As publication of my book, What Didn't Kill Me Made Me Stronger: How I Found Hope While Surviving Diabetes, Vision Loss, and Organ Transplant, gets closer, I will be posting excerpts here. They're glimpses into the ever-changing life of someone with diabetic complications. I'll explore subjects like sudden vision loss, deprression, waiting for an organ transplant, rejection, and hope. I'm going to start with a short one. Please leave comments and share with anyone who might relate to this.
Hurry Up and Wait, Wait and Hurry Up
Hurry up and wait. It’s a figure of speech describing what it feels like to be rushed into moving quickly, usually to satisfy someone else or a tight schedule, only to be forced to stop. It’s hard to switch gears at that point. If the same person who rushed us is the one making us wait, it can cause resentment. In our culture, hurrying is good and often expected, but waiting is bad.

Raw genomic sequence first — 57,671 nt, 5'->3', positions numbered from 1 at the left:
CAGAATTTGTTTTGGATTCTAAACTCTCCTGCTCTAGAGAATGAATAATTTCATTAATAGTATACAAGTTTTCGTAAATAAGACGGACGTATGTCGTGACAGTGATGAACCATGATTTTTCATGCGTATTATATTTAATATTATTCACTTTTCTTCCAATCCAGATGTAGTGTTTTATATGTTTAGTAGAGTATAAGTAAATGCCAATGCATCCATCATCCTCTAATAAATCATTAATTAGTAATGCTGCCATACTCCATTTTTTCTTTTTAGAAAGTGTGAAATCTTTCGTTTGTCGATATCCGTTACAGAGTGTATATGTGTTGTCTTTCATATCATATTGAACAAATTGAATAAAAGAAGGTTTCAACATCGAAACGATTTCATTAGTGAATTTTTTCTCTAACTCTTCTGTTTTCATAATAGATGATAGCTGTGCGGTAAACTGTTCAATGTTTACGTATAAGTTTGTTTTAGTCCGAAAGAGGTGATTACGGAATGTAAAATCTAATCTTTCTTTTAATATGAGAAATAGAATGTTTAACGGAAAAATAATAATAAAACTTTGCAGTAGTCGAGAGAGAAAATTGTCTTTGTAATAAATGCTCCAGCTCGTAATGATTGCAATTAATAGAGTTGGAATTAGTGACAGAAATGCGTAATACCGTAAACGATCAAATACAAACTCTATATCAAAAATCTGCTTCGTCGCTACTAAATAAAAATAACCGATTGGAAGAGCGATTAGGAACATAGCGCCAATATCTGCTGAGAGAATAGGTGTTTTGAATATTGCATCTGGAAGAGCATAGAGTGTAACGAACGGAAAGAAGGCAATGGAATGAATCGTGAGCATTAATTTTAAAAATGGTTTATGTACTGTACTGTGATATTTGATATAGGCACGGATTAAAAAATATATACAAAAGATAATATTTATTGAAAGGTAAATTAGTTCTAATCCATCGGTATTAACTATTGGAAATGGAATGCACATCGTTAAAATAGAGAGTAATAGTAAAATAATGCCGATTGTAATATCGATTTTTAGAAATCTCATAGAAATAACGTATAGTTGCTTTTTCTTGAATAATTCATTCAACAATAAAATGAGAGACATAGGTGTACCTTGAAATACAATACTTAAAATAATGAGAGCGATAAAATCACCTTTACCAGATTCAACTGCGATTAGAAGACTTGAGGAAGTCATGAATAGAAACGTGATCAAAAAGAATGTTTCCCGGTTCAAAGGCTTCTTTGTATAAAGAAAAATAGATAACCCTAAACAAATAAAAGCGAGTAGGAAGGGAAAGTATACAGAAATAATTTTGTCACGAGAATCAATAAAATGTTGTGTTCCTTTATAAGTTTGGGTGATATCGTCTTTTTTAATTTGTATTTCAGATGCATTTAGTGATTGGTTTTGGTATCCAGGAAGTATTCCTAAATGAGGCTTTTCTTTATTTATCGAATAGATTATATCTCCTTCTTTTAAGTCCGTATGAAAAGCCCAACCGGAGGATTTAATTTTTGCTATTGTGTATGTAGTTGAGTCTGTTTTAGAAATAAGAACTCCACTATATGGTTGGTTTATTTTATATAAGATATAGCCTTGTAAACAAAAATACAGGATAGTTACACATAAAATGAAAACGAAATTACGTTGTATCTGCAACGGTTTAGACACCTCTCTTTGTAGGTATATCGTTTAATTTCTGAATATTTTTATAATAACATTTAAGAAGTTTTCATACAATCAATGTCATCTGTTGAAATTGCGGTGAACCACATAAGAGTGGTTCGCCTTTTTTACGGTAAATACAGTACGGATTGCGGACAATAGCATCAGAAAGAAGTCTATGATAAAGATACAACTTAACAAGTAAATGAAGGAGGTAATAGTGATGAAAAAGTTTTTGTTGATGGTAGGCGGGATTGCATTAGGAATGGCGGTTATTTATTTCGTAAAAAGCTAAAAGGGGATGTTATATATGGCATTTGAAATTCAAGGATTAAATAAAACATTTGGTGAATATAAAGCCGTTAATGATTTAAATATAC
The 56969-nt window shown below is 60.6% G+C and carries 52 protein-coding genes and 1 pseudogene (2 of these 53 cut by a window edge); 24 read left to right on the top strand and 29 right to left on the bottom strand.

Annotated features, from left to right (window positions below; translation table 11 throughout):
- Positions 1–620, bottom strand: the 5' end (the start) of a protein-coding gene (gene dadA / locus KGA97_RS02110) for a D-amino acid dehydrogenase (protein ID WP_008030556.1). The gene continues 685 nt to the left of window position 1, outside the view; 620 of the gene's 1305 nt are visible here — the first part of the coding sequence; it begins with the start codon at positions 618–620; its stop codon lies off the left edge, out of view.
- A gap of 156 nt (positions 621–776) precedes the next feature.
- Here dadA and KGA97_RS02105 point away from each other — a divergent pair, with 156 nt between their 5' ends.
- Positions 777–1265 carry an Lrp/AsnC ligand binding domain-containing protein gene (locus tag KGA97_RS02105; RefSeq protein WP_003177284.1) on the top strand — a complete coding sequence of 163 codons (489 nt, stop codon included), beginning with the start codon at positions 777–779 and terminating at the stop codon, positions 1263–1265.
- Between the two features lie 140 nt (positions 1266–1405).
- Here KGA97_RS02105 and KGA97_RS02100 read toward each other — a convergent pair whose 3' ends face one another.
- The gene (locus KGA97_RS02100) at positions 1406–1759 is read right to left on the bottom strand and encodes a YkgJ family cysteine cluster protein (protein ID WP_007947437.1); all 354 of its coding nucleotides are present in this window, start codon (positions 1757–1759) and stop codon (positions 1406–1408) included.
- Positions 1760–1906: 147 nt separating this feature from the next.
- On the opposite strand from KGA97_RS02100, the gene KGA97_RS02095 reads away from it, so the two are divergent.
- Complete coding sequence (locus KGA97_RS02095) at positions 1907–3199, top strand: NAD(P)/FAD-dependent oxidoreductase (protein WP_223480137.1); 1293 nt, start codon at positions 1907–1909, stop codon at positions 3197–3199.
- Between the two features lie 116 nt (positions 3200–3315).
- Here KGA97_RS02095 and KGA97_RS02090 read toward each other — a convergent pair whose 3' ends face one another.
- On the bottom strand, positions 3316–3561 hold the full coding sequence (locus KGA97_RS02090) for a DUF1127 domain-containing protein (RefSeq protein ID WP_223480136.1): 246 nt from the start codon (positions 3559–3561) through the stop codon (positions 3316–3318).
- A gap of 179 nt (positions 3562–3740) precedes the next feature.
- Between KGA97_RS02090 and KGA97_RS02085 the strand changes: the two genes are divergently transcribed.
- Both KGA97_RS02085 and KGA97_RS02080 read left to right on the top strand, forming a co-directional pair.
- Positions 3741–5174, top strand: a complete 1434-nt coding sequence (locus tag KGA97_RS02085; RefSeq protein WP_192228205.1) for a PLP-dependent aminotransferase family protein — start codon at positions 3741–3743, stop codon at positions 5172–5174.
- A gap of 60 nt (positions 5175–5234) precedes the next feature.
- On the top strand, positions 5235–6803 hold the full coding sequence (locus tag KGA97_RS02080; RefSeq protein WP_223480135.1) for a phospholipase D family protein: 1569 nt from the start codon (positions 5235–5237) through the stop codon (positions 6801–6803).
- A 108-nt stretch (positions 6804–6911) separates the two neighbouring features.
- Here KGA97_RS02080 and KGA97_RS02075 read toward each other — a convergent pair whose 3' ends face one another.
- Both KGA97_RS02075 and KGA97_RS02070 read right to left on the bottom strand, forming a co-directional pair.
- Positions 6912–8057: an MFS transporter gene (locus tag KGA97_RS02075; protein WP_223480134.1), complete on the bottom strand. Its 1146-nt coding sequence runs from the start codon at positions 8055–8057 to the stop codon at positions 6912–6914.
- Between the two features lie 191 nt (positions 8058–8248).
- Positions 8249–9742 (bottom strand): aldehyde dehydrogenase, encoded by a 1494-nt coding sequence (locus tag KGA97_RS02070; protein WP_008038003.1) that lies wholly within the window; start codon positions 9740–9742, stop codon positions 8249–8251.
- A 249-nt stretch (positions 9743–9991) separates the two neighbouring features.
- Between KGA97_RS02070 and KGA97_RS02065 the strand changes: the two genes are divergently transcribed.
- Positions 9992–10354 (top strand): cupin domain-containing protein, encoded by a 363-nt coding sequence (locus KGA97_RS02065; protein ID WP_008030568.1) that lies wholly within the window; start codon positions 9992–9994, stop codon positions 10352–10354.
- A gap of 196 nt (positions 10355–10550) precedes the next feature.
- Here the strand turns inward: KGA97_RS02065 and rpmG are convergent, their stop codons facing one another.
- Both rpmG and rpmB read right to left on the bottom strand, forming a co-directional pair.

Sometimes it’s the other way around. Wait and hurry up. If you’re waiting for an organ transplant, time moves in slow motion. It’s probably faster than time moves in prison. I know for a fact it’s faster than time moves when you’re in the hospital. But it’s waiting. It’s not like waiting in line, when you can see it moving forward and you can tell when it’s almost your turn. This kind of waiting is like gazing up at the midnight sky at the millions of stars out there. There’s no telling just how distant it all is.
Suddenly a shooting star speeds through the dark sky. It’s much closer than the other pinpoints of light. It’s much brighter and it’s moving faster. Your heart quickens. Now that vast, barely-moving backdrop of distant stars and galaxies is more in perspective. None of them are important anymore. That bright streak of light in front of you is all that matters.
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